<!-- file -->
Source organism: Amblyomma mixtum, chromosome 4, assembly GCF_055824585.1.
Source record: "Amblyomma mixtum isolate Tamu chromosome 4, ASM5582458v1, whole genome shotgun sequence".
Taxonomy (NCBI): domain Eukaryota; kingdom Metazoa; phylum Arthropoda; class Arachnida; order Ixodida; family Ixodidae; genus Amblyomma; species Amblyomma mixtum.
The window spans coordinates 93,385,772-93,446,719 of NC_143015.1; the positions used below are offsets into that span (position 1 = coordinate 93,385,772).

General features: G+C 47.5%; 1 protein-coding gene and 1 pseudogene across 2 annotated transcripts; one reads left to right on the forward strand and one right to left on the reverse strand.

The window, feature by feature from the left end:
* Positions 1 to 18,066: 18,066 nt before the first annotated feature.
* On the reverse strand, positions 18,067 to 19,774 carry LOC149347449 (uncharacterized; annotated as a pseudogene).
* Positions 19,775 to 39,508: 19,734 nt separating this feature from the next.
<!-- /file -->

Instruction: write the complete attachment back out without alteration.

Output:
Source organism: Amblyomma mixtum, chromosome 4, assembly GCF_055824585.1.
Source record: "Amblyomma mixtum isolate Tamu chromosome 4, ASM5582458v1, whole genome shotgun sequence".
Taxonomy (NCBI): domain Eukaryota; kingdom Metazoa; phylum Arthropoda; class Arachnida; order Ixodida; family Ixodidae; genus Amblyomma; species Amblyomma mixtum.
The window spans coordinates 93,385,772-93,446,719 of NC_143015.1; the positions used below are offsets into that span (position 1 = coordinate 93,385,772).

General features: G+C 47.5%; 1 protein-coding gene and 1 pseudogene across 2 annotated transcripts; one reads left to right on the forward strand and one right to left on the reverse strand.

The window, feature by feature from the left end:
* Positions 1 to 18,066: 18,066 nt before the first annotated feature.
* On the reverse strand, positions 18,067 to 19,774 carry LOC149347449 (uncharacterized; annotated as a pseudogene).
* Positions 19,775 to 39,508: 19,734 nt separating this feature from the next.